CIARA MURPHY (JCFJ) :: Promising to herald transformational policies and offer a clear path forward in the face of climate breakdown, the much anticipated ‘Climate Action Plan’ was recently released by the Irish Government (June 17).
This plan was intended to tell us, the citizens of Ireland, how our Government will ‘reduce and manage climate change risks through a combination of mitigation and adaptation responses’. In other words: how do we stop climate breakdown and how do we deal with the consequences of what is already happening?
The Climate Action Plan arrives as a reaction to both electoral and public demonstrations of citizens’ impatience with this and previous Governments’ ‘laggard’ response to climate breakdown. Like many, I was delighted to see the recent declaration by the Government of a Climate and Biodiversity Crisis, but it did not quell this larger impatience. The Climate Action Plan was already required as a result of Ireland’s commitment to the Paris Agreement and draws from the 2017 Citizen Assembly’s Climate recommendations and the report from the Joint Committee on Climate Action in 2019.
My initial reaction was profound disappointment. But after a few weeks of careful reflection and much analysis, that disappointment has somehow deepened. Years of scientific research, civil service planning and activist campaigning, both nationally and internationally, deserved a plan fit for purpose. Instead, we have a document full of vague promises and devoid of detail.
Plan of plans
The plan concentrates on the first of the two main objectives. It outlines how to decrease our emissions in small increments, which in my opinion offers more than a hint of ‘kicking the can’ until after 2030. This incremental approach has been the focus of a lot of criticism, with the general feeling that the plan lacks the ambition of the preceding report from the Joint Committee on Climate Action – so far, not so good.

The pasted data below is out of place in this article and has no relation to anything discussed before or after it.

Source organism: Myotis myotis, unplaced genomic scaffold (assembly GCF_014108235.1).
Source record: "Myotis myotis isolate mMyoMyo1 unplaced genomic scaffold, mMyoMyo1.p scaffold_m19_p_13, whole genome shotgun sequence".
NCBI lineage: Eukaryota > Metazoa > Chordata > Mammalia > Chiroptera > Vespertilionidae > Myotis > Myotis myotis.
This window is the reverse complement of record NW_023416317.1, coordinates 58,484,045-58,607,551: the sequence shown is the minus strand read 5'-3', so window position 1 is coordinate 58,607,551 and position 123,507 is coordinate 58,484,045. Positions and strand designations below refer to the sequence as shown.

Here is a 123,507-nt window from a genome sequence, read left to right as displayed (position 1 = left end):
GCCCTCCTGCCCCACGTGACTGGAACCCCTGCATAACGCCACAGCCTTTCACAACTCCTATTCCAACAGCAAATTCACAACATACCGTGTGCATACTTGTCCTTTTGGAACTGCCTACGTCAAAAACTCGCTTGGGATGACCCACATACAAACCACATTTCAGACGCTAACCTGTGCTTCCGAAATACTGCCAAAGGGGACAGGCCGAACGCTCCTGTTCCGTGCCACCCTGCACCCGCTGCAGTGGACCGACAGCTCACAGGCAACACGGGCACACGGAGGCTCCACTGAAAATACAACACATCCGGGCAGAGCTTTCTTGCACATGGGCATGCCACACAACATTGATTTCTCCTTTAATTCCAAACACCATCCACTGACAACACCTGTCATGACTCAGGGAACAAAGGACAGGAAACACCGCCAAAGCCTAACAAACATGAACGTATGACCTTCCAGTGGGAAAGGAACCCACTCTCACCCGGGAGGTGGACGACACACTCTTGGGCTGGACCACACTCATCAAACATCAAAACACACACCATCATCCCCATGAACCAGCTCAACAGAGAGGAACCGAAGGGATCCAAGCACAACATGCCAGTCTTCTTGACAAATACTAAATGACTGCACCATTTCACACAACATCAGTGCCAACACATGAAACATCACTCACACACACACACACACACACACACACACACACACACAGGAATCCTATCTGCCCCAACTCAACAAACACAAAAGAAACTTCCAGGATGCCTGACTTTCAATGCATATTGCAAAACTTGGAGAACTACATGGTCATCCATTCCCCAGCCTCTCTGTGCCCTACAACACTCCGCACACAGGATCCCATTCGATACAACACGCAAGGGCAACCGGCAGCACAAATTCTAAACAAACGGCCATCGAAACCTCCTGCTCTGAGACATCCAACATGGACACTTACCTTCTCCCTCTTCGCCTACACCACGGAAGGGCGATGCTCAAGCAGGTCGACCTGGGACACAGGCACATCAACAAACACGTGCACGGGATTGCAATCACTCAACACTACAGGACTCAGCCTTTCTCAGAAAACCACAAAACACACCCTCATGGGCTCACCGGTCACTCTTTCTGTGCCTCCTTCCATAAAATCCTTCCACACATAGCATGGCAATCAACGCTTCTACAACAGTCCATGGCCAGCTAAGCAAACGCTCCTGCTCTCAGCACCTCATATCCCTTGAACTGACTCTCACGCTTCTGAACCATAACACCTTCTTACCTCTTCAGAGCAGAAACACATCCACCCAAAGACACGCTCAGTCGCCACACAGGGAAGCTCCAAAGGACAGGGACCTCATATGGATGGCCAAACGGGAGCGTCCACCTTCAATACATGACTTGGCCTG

What I found most disappointing, and frankly alarming, is that the Government’s plan has chosen to completely ignore the fact we need to adapt to climate breakdown now, not at some undefined future date. Ireland is already experiencing extreme weather events including flooding, drought and extreme snow-fall. However, the Government’s plan for adaption is concentrated on building resilience through plans, strategies and support, notably without a single euro of further spending commitments.
This vague ‘plan of plans’ is meant to guide and protect us through the worst of the impacts of the climate emergency is truly worrying. It signifies that the Government is again ‘lagging’ behind. Perhaps when Irish politicians are budgeting for flood defences around Leinster House, they will realise the scale of the crisis.
Lacking a holistic approach
The Climate Action Plan’s method of cost benefit analysis has failed to join the dots between land management policies that contribute to both mitigation and adaption as well as considering the co-benefits for biodiversity and wellbeing. Nature based solutions have been particularly ignored in this plan in favour of consuming better technology to shield us. Restoring and enhancing the natural environment can help both absorb excess carbon emissions and buffer us from the extremes in weather that we are facing.